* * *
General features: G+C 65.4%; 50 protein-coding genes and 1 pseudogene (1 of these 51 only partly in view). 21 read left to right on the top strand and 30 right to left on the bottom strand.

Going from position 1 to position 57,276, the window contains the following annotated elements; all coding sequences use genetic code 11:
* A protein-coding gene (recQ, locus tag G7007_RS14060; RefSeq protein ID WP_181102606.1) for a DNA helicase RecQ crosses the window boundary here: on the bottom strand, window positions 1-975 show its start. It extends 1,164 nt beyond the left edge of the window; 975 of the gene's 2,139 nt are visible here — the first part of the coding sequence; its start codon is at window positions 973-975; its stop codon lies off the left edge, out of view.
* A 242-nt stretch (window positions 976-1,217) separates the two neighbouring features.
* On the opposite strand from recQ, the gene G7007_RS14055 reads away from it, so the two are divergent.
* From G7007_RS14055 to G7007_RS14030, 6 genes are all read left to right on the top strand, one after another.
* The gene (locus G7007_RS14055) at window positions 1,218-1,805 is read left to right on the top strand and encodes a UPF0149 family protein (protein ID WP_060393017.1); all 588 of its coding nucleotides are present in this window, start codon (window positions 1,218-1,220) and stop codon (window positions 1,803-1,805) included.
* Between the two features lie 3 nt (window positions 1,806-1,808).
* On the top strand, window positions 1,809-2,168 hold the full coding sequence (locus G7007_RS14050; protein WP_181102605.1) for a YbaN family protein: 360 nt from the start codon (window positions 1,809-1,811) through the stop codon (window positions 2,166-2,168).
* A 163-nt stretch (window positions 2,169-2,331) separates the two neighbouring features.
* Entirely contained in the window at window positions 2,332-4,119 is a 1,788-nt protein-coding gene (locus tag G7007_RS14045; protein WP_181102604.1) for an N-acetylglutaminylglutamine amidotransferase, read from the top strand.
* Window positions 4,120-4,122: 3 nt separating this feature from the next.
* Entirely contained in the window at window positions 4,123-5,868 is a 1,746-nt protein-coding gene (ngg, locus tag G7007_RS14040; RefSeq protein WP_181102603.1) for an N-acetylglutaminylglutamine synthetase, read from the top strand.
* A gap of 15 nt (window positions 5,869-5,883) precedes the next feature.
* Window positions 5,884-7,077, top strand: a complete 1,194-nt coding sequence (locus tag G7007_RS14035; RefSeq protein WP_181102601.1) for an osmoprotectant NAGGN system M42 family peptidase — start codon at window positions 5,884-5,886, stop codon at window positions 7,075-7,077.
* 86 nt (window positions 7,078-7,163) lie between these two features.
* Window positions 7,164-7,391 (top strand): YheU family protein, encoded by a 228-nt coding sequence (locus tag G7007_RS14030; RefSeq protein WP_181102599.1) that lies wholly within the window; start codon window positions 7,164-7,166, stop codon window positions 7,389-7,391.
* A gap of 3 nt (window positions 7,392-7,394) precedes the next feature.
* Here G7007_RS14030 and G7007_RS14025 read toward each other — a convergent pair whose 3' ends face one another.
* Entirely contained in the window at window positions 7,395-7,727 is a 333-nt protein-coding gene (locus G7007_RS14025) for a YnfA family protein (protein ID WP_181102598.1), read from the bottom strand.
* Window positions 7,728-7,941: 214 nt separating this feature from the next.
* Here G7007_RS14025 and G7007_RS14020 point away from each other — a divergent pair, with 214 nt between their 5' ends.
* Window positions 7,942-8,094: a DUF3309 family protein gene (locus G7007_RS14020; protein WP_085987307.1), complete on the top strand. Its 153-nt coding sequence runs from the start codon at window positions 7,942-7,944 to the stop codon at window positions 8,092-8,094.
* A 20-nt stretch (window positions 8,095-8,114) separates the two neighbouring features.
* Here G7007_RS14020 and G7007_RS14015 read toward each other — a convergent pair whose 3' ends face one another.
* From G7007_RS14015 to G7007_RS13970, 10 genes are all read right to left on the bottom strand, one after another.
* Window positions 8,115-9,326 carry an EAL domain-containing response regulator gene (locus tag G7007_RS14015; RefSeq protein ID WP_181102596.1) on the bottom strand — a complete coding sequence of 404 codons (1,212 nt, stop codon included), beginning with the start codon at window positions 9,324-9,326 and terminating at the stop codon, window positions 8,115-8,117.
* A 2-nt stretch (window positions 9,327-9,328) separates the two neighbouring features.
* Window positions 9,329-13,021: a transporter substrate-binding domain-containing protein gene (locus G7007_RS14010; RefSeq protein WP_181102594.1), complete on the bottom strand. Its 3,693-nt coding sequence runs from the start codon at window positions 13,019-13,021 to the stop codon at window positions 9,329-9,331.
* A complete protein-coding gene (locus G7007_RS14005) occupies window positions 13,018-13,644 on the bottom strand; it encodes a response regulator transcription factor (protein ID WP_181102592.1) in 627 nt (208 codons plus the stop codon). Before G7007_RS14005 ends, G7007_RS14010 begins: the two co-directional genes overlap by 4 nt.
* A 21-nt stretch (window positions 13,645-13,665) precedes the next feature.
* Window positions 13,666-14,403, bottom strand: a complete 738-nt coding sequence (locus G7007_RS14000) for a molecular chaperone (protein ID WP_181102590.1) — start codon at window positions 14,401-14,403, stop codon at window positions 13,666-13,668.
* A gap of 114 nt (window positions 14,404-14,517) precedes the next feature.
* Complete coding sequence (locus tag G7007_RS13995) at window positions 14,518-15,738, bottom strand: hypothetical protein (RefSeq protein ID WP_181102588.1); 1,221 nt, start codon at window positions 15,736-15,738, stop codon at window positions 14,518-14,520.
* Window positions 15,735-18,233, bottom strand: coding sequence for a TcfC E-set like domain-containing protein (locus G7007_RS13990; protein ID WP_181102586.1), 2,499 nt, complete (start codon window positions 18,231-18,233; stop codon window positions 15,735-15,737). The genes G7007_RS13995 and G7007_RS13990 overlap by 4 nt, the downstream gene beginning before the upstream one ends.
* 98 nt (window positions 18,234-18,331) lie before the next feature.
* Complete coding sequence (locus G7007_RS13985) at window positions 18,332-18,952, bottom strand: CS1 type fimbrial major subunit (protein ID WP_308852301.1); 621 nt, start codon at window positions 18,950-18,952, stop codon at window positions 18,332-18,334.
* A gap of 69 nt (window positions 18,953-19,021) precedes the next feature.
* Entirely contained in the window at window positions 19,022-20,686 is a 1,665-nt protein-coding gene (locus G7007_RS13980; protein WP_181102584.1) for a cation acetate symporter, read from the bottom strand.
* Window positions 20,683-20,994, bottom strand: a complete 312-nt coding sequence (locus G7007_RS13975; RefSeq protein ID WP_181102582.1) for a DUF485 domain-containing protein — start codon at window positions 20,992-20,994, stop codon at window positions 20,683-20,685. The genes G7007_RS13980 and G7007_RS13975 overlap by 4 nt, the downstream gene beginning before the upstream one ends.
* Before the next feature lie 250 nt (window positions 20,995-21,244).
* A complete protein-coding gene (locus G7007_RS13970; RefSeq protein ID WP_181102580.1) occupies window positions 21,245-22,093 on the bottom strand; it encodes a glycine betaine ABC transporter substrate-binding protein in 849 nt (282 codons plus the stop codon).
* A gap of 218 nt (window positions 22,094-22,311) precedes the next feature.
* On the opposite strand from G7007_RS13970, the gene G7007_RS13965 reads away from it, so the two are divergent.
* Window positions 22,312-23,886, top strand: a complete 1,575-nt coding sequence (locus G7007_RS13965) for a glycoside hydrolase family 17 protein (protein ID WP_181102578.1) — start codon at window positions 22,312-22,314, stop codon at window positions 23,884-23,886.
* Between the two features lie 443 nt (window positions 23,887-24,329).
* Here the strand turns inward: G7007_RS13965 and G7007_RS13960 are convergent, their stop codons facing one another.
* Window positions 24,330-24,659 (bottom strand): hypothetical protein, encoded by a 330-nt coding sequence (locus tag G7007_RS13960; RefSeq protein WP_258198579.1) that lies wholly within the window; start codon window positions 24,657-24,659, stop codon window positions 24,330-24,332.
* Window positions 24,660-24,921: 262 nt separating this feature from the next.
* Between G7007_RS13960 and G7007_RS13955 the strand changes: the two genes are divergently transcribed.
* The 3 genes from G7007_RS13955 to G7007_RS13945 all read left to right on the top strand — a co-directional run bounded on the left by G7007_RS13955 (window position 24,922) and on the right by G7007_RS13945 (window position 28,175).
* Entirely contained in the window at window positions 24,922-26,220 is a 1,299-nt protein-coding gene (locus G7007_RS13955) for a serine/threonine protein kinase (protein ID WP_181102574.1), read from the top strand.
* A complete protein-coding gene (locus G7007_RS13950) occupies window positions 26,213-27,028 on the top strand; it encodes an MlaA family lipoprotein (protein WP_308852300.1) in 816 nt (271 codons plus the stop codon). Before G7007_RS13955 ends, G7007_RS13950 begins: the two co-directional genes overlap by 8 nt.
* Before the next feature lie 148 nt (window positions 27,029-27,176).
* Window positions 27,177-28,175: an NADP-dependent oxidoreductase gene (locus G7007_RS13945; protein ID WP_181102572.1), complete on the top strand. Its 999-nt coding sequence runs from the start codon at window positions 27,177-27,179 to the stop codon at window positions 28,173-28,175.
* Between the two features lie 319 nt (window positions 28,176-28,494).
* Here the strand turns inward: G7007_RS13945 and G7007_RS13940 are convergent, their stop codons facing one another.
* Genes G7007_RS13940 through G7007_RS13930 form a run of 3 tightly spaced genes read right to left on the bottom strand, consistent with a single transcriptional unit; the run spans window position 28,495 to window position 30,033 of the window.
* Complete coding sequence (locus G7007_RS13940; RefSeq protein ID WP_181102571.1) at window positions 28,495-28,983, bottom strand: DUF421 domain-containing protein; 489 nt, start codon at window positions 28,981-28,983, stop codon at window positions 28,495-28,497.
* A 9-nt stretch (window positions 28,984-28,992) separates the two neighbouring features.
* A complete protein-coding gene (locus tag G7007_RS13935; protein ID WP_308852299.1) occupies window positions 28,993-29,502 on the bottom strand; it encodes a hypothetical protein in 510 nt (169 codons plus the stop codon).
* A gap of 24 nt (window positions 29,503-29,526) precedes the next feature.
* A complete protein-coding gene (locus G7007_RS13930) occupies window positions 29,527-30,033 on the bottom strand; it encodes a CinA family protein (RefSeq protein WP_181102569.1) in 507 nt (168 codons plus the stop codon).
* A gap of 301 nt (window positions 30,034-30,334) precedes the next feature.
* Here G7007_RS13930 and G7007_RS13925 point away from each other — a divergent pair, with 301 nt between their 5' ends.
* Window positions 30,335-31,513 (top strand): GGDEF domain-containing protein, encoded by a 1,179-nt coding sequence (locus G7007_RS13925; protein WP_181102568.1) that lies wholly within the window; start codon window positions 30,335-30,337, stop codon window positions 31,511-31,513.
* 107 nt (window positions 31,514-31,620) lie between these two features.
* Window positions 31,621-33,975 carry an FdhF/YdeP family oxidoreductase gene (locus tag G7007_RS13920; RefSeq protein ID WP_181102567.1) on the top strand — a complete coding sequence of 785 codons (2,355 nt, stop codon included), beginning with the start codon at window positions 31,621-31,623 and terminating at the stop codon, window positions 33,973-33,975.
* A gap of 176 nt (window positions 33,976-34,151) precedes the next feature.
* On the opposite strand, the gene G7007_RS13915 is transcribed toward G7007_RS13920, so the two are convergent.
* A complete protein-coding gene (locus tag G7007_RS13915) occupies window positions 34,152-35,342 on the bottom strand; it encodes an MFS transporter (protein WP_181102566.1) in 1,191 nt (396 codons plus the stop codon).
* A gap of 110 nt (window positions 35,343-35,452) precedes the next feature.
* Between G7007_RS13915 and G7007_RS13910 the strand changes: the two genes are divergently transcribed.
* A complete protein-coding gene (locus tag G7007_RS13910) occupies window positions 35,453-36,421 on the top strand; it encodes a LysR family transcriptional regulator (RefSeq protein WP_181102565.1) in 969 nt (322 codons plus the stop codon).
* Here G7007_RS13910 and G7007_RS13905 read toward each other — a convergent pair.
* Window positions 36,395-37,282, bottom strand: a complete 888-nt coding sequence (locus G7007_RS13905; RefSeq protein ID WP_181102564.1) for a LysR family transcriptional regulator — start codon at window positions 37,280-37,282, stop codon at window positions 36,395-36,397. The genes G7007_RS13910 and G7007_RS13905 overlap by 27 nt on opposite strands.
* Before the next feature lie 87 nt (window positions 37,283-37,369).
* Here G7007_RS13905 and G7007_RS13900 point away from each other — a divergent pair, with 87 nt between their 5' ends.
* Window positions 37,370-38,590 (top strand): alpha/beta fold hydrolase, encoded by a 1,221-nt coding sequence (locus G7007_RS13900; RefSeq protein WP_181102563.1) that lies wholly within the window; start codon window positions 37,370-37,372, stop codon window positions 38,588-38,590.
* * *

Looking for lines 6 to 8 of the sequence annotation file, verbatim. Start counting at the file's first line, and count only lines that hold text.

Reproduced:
* From G7007_RS14055 to G7007_RS14030, 6 genes are all read left to right on the top strand, one after another.
* The gene (locus G7007_RS14055) at window positions 1,218-1,805 is read left to right on the top strand and encodes a UPF0149 family protein (protein ID WP_060393017.1); all 588 of its coding nucleotides are present in this window, start codon (window positions 1,218-1,220) and stop codon (window positions 1,803-1,805) included.
* Between the two features lie 3 nt (window positions 1,806-1,808).